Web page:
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Facing a job interview for a data analyst position, sometimes referred to as a statistician position, can be intimidating. Analysts often have to evaluate, sort and report on data that is incomplete or erroneous, so an interviewer will likely ask how you handle those assignments. Don't get rattled by tough questions. Stay positive and use personal examples from previous projects to support your skills and experience.
Data analysts are often responsible for gathering and compiling data from various reputable sources before making evaluations, drawing conclusions and issuing reports. Expect the hiring manager to ask questions like, "How do you go about collecting information to support your analyses?" or, "What types of data have you researched and analyzed in the past?" The employer might need data analyses to create new advertising strategies, prepare short and long-term finance budgets, or determine which company products are most profitable. Answer data-collecting questions with specific examples of how you successfully used group samples, conducted market research, reviewed financial reports or analyzed surveys to make fair and consistent assessments.
Validity of Data
Data isn't always accurate, complete, understandable, consistent, predictable or beneficial to meeting a company's goals, so expect interview questions about your methods for verifying and validating information. You might discuss ways you take averages, find medians, double-check questionable entries, find alternative research to support your findings or consult specialists. Most importantly, you want to show the interviewer that you are an effective problem-solver, troubleshooter and decision-maker so she has no reason to question your skills or capabilities.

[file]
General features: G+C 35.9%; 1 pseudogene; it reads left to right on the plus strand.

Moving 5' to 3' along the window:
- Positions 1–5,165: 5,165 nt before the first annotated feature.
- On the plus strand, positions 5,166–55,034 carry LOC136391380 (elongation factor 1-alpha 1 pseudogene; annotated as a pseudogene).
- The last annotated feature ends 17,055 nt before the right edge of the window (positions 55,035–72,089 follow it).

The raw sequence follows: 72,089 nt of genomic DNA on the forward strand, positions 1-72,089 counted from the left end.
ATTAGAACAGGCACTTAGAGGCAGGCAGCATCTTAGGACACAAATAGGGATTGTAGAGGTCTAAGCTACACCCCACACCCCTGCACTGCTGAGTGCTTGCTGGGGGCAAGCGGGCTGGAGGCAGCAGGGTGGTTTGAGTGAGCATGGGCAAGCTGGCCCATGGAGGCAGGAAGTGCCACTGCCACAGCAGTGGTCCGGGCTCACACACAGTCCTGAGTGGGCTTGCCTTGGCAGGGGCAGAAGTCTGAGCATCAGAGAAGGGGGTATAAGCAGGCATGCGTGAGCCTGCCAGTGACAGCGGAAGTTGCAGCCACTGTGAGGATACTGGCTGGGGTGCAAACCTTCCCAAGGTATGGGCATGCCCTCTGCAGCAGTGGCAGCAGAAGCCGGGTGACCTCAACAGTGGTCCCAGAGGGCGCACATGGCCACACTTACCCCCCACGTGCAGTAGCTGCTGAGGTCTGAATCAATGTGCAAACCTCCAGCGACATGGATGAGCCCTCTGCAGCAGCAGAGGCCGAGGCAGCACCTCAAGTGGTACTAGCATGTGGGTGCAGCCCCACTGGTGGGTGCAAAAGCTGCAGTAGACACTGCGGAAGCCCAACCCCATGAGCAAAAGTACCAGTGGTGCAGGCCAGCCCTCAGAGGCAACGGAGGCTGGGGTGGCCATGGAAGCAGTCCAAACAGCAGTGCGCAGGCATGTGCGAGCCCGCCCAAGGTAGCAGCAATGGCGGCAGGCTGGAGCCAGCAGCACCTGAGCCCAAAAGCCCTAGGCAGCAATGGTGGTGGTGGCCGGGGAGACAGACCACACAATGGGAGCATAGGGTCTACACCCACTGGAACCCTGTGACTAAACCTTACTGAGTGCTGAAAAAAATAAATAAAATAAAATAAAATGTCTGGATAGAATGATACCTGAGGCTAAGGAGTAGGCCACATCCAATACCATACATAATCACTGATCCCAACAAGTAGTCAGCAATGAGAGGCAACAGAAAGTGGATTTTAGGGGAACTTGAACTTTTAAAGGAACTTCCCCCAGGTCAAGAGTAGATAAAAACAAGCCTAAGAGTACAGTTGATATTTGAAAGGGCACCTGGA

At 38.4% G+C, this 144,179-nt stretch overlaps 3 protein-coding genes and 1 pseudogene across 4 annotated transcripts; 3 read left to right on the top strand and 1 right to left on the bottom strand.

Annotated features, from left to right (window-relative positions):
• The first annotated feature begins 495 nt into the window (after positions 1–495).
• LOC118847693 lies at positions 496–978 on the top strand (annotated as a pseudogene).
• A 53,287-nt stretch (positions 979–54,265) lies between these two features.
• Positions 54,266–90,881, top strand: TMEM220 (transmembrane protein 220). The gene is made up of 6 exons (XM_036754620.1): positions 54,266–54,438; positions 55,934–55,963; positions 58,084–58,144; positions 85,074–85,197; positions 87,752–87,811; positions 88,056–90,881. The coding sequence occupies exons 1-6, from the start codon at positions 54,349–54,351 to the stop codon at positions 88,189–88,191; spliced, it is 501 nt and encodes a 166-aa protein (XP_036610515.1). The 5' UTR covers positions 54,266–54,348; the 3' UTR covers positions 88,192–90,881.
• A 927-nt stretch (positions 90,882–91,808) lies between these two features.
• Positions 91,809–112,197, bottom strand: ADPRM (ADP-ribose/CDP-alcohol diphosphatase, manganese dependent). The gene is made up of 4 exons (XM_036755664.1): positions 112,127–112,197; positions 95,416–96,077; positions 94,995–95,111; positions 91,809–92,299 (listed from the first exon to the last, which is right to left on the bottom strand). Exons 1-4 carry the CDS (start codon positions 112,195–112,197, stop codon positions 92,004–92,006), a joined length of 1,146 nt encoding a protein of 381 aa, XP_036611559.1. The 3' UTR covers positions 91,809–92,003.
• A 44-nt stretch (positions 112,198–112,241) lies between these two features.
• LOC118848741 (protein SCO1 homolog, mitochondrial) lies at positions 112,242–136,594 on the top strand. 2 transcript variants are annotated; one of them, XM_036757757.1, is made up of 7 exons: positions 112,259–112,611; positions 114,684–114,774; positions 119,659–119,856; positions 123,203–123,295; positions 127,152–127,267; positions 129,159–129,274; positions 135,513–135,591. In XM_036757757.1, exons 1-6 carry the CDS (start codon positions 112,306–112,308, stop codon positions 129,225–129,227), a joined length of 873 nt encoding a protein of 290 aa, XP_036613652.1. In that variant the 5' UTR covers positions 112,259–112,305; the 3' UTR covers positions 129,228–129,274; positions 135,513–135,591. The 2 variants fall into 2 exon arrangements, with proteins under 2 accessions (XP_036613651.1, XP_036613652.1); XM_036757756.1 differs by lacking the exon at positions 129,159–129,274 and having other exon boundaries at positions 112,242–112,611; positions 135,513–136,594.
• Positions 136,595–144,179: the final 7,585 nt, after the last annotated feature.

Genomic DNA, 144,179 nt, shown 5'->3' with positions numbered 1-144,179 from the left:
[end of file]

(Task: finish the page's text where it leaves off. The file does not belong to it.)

The hiring manager will likely ask about your computer skills and experience using analytic software. Data analysts process collected data and reach conclusions with the help of computer software, according to the U.S. Bureau of Labor Statistics. Discuss any experience you've had with statistical software, such as Stata, RStudio, PSPP or GMDH Shell. If most of your previous work has been with inter-office spreadsheets or Microsoft Excel files, assure the interviewer that you are proficient with those types of data files and would be willing to learn any new software programs necessary for the job.
Communication and Presentation Skills
Data analysts must communicate results, findings and future goals using visual aids, such as charts, grafts and infographics. The interviewer will likely ask, "What are your communication strengths?" or, "Explain how you organize and create presentations to report analytical findings?" Answer these questions with specific examples of presentations, reports and seminars you've created or hosted. The interviewer wants assurance that you have the people skills and interpersonal strengths to effectively relay your analyses and results.
As curriculum developer and educator, Kristine Tucker has enjoyed the plethora of English assignments she's read (and graded!) over the years. Her experiences as vice-president of an energy consulting firm have given her the opportunity to explore business writing and HR. Tucker has a BA and holds Ohio teaching credentials.